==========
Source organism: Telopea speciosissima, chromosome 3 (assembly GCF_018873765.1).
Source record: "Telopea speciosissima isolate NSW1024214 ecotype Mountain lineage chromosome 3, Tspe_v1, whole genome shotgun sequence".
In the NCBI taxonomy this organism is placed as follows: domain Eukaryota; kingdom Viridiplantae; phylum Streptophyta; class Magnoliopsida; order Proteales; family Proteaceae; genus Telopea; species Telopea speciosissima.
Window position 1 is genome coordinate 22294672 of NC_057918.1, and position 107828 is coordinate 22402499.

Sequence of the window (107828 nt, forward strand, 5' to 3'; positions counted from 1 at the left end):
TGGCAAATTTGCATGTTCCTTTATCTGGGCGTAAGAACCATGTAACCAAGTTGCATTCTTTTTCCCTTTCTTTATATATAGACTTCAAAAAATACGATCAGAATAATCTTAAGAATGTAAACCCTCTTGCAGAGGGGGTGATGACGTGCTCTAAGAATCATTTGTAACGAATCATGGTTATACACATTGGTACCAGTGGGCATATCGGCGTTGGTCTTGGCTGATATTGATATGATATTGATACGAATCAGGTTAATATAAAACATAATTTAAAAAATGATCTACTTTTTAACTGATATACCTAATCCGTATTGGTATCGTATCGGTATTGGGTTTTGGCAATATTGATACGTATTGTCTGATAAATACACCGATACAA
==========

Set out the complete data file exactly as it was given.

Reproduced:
Source organism: Telopea speciosissima, chromosome 3 (assembly GCF_018873765.1).
Source record: "Telopea speciosissima isolate NSW1024214 ecotype Mountain lineage chromosome 3, Tspe_v1, whole genome shotgun sequence".
In the NCBI taxonomy this organism is placed as follows: domain Eukaryota; kingdom Viridiplantae; phylum Streptophyta; class Magnoliopsida; order Proteales; family Proteaceae; genus Telopea; species Telopea speciosissima.
Window position 1 is genome coordinate 22294672 of NC_057918.1, and position 107828 is coordinate 22402499.

Sequence of the window (107828 nt, forward strand, 5' to 3'; positions counted from 1 at the left end):
TGGCAAATTTGCATGTTCCTTTATCTGGGCGTAAGAACCATGTAACCAAGTTGCATTCTTTTTCCCTTTCTTTATATATAGACTTCAAAAAATACGATCAGAATAATCTTAAGAATGTAAACCCTCTTGCAGAGGGGGTGATGACGTGCTCTAAGAATCATTTGTAACGAATCATGGTTATACACATTGGTACCAGTGGGCATATCGGCGTTGGTCTTGGCTGATATTGATATGATATTGATACGAATCAGGTTAATATAAAACATAATTTAAAAAATGATCTACTTTTTAACTGATATACCTAATCCGTATTGGTATCGTATCGGTATTGGGTTTTGGCAATATTGATACGTATTGTCTGATAAATACACCGATACAA